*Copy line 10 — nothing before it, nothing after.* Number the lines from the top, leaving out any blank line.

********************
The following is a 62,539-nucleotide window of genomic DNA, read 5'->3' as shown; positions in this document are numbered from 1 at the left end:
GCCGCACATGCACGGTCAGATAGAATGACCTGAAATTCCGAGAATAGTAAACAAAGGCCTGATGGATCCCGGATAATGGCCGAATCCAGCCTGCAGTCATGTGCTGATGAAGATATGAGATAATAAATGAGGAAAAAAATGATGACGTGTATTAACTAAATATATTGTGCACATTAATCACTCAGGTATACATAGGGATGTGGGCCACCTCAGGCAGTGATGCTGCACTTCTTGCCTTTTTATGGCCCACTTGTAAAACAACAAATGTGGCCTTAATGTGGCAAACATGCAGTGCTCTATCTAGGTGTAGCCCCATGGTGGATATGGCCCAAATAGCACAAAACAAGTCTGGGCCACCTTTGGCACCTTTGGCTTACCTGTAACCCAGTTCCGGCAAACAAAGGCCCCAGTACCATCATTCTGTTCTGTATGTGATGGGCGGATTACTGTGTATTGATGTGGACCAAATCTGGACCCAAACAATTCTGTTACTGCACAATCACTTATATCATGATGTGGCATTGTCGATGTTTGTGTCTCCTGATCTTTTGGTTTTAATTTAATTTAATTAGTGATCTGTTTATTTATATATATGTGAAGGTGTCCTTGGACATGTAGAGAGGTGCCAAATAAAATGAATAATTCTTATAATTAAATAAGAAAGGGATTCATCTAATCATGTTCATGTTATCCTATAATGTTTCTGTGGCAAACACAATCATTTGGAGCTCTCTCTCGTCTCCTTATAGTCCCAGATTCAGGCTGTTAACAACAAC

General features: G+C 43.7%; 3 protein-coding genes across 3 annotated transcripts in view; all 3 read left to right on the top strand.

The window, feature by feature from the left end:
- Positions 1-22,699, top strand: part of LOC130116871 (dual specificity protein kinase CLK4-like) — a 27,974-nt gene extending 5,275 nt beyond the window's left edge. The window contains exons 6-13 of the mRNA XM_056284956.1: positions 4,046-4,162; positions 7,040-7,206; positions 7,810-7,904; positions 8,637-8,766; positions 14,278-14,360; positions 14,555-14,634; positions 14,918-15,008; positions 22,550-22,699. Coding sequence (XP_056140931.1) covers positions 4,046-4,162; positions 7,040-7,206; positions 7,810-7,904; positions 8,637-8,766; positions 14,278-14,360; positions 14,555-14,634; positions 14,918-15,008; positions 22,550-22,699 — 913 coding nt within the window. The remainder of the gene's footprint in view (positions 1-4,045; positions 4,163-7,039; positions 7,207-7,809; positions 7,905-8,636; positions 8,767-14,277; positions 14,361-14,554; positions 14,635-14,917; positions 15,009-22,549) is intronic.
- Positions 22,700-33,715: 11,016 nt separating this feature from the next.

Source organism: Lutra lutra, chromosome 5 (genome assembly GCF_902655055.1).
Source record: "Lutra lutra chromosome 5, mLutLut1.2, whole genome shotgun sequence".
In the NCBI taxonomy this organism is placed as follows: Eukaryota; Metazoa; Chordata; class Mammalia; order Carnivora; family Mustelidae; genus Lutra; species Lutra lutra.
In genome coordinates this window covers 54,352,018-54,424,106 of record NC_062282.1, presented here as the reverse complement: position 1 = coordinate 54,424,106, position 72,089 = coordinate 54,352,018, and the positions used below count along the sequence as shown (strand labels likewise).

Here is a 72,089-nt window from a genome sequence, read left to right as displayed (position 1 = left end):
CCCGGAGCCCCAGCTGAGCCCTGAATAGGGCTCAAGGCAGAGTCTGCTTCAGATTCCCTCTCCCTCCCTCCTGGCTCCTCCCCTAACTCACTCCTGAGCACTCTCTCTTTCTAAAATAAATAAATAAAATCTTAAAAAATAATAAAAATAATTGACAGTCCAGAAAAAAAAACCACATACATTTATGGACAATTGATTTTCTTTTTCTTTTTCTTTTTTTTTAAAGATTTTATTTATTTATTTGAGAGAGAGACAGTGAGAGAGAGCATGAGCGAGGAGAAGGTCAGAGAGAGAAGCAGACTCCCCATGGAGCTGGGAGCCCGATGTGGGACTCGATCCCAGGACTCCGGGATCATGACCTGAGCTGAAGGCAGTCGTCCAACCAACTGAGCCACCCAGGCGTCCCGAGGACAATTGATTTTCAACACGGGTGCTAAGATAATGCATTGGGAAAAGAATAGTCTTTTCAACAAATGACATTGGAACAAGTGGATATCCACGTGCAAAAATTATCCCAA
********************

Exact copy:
In genome coordinates this window covers 54,352,018-54,424,106 of record NC_062282.1, presented here as the reverse complement: position 1 = coordinate 54,424,106, position 72,089 = coordinate 54,352,018, and the positions used below count along the sequence as shown (strand labels likewise).